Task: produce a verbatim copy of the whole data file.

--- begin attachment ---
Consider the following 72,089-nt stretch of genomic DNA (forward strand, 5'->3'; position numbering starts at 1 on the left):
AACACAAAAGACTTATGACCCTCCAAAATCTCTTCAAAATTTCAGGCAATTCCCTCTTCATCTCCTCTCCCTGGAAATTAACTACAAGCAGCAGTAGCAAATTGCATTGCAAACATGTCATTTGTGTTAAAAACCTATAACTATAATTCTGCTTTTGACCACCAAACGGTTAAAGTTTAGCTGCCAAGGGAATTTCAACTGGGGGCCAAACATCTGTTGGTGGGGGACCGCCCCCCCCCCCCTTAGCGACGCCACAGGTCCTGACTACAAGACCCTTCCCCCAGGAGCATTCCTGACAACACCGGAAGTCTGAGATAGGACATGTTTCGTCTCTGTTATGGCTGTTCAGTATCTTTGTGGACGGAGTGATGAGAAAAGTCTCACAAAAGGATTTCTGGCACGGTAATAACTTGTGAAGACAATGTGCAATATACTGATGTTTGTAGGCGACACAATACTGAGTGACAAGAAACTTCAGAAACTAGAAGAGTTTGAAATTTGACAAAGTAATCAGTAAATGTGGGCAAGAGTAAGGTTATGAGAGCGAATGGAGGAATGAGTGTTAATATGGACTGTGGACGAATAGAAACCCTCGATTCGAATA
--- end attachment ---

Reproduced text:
Consider the following 72,089-nt stretch of genomic DNA (forward strand, 5'->3'; position numbering starts at 1 on the left):
AACACAAAAGACTTATGACCCTCCAAAATCTCTTCAAAATTTCAGGCAATTCCCTCTTCATCTCCTCTCCCTGGAAATTAACTACAAGCAGCAGTAGCAAATTGCATTGCAAACATGTCATTTGTGTTAAAAACCTATAACTATAATTCTGCTTTTGACCACCAAACGGTTAAAGTTTAGCTGCCAAGGGAATTTCAACTGGGGGCCAAACATCTGTTGGTGGGGGACCGCCCCCCCCCCCCTTAGCGACGCCACAGGTCCTGACTACAAGACCCTTCCCCCAGGAGCATTCCTGACAACACCGGAAGTCTGAGATAGGACATGTTTCGTCTCTGTTATGGCTGTTCAGTATCTTTGTGGACGGAGTGATGAGAAAAGTCTCACAAAAGGATTTCTGGCACGGTAATAACTTGTGAAGACAATGTGCAATATACTGATGTTTGTAGGCGACACAATACTGAGTGACAAGAAACTTCAGAAACTAGAAGAGTTTGAAATTTGACAAAGTAATCAGTAAATGTGGGCAAGAGTAAGGTTATGAGAGCGAATGGAGGAATGAGTGTTAATATGGACTGTGGACGAATAGAAACCCTCGATTCGAATA